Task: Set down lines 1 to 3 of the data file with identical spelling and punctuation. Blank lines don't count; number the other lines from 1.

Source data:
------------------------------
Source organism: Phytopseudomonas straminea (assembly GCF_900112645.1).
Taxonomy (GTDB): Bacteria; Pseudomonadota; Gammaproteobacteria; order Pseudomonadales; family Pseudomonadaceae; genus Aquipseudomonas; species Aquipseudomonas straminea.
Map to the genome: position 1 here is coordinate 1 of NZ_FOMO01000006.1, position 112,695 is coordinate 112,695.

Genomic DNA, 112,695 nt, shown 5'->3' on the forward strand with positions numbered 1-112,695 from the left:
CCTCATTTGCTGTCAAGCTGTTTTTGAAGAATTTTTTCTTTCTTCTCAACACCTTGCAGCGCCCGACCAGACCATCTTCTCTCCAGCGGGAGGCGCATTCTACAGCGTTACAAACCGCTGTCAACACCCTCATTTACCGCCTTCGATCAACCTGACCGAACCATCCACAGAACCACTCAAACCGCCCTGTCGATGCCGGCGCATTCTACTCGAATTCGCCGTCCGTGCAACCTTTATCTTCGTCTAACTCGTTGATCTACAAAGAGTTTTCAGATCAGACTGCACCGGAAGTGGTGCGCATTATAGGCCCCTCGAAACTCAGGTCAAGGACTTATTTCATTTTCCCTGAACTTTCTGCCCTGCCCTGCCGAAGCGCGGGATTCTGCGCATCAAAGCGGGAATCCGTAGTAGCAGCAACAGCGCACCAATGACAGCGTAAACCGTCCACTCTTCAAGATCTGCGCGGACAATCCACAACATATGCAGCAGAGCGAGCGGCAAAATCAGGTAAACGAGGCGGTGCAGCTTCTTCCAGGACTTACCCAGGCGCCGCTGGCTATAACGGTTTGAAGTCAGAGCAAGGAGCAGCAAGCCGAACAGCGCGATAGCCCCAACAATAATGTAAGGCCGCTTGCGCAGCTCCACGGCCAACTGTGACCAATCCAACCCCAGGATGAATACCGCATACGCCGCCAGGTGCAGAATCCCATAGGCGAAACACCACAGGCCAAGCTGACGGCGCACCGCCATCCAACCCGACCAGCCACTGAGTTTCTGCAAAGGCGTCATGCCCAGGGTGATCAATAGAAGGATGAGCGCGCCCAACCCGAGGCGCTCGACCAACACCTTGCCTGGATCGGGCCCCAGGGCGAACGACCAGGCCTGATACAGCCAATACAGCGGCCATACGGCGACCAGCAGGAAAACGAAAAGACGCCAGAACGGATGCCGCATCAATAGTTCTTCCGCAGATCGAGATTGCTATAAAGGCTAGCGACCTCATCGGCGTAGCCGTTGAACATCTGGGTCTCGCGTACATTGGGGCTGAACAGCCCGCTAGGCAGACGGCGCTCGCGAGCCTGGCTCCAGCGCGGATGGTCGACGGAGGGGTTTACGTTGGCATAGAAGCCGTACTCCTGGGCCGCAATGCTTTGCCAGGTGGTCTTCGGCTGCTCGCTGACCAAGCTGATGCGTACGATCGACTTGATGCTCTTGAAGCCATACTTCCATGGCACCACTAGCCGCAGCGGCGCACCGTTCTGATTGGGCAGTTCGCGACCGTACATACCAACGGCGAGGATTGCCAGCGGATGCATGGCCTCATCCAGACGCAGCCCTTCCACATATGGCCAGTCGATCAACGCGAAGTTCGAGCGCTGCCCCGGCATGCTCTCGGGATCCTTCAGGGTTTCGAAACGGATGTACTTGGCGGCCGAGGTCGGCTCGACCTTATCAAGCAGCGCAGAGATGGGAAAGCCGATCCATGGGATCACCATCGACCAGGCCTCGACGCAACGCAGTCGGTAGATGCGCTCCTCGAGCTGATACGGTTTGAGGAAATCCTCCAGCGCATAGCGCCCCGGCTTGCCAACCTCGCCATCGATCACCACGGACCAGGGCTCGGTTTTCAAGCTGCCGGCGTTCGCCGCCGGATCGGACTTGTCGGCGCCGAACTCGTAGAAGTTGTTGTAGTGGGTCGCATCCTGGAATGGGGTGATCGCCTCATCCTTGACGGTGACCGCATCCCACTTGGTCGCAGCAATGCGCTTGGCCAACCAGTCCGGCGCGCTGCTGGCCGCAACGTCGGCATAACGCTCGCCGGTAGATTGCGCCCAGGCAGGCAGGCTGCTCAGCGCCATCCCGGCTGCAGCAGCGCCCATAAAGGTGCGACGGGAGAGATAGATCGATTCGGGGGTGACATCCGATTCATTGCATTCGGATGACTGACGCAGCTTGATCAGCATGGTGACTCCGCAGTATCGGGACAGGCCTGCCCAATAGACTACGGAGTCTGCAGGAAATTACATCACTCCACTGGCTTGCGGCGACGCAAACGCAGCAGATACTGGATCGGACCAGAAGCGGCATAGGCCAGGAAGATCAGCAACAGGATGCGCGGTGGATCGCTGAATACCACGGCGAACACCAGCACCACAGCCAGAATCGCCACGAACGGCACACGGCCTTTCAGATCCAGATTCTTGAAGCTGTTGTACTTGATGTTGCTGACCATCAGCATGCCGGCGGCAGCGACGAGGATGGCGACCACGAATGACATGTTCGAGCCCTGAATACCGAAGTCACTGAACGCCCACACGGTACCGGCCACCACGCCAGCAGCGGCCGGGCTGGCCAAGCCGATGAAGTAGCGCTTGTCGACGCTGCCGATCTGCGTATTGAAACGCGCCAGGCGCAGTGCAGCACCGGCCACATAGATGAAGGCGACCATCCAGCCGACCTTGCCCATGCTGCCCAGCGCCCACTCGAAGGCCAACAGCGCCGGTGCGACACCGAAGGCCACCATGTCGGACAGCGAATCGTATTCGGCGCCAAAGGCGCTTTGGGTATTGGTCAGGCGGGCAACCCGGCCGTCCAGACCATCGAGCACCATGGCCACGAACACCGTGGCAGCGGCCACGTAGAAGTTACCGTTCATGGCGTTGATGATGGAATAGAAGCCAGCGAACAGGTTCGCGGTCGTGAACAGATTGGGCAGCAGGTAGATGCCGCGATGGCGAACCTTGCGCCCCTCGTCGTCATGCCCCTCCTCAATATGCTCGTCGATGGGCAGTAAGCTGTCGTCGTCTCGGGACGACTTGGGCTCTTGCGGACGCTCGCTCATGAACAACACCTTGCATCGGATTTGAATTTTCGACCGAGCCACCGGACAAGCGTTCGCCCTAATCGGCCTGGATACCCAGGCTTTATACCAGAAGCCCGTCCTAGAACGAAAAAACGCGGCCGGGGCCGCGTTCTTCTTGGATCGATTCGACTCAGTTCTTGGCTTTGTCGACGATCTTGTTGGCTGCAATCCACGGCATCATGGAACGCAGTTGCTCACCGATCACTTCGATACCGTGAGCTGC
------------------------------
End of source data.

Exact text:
Source organism: Phytopseudomonas straminea (assembly GCF_900112645.1).
Taxonomy (GTDB): Bacteria; Pseudomonadota; Gammaproteobacteria; order Pseudomonadales; family Pseudomonadaceae; genus Aquipseudomonas; species Aquipseudomonas straminea.
Map to the genome: position 1 here is coordinate 1 of NZ_FOMO01000006.1, position 112,695 is coordinate 112,695.